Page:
Urartian Stelae in Late Antique and Early Medieval Armenia

In: Iran and the Caucasus
Felipe Rojas Brown University Joukowsky Institute for Archaeology and the Ancient World and Department of Egyptology and Assyriology USA Providence, RI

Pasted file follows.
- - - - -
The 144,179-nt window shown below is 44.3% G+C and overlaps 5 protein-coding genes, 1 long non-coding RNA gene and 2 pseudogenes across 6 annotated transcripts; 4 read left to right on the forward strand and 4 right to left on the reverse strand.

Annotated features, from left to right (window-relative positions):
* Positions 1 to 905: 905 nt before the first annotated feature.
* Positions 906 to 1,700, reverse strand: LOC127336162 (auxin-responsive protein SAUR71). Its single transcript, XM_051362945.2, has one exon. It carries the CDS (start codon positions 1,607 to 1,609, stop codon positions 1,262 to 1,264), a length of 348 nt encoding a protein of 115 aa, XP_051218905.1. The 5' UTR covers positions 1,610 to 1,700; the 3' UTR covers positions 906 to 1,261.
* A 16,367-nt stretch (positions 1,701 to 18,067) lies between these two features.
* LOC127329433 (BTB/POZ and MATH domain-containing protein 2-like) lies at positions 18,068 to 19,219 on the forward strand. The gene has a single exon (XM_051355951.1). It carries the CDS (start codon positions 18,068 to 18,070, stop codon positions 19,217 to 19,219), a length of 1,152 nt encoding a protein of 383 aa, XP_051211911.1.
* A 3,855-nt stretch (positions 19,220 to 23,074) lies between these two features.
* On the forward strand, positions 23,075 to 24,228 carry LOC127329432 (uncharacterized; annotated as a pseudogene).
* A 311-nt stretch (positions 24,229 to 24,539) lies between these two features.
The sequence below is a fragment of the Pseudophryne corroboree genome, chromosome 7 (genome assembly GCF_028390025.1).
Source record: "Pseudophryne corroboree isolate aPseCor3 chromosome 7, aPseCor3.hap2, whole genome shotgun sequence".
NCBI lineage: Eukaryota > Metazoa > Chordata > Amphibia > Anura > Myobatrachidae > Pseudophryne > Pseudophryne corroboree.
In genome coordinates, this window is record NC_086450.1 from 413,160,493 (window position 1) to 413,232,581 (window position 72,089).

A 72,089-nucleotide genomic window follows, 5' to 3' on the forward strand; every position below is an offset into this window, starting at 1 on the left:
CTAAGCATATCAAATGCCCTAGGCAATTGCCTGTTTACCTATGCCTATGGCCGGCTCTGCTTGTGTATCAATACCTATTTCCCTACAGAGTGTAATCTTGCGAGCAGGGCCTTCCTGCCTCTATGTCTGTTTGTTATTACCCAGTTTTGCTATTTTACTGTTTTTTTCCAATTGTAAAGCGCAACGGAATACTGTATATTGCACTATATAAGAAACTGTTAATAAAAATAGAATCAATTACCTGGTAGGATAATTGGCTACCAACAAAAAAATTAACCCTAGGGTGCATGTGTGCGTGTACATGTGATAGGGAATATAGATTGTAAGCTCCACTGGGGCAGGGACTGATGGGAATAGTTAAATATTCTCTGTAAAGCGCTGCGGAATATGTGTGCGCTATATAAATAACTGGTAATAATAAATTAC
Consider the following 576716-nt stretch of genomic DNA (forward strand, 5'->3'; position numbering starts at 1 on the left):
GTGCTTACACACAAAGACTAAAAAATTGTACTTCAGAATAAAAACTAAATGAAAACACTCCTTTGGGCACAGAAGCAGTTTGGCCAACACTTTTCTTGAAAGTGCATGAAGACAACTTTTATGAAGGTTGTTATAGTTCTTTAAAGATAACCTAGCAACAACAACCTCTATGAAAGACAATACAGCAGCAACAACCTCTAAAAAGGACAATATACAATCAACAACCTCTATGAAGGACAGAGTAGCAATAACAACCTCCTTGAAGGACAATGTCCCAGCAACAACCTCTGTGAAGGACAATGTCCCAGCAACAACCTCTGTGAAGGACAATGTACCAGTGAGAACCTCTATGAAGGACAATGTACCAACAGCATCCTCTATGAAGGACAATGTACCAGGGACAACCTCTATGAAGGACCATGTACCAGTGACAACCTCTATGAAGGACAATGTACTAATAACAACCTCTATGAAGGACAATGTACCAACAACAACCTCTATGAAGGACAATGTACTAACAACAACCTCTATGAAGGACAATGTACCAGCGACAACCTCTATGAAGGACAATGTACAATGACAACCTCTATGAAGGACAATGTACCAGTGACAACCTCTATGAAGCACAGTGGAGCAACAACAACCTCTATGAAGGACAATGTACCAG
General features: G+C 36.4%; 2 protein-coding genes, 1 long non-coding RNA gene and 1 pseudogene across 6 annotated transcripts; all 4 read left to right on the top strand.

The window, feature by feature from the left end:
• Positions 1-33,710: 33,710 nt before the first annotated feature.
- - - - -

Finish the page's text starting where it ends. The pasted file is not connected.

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This article concerns how Armenian communities throughout the 1st millennium A.D. reinterpreted and redeployed cuneiform inscriptions originally carved in the Iron Age as meaningful traces of the local past. It focuses on the deliberate re-use by early Armenian Christians of Iron-Age stelae bearing Urartian cuneiform inscriptions in the region around Lake Van. Scholars have noted such re-use in passing since the 19th century A.D., but there has been no concerted effort to collect or interpret relevant evidence holistically. The article distinguishes several distinct trends in Armenian engagements with cuneiform (and hieroglyphic) inscriptions in their native territories over the course of the 1st millennium A.D. Combining literary and archaeological evidence, it contextualizes cases of re-use as clashes of historical consciousness, expressed via material culture, in dynamic situations of colonial contact and religious conversion.

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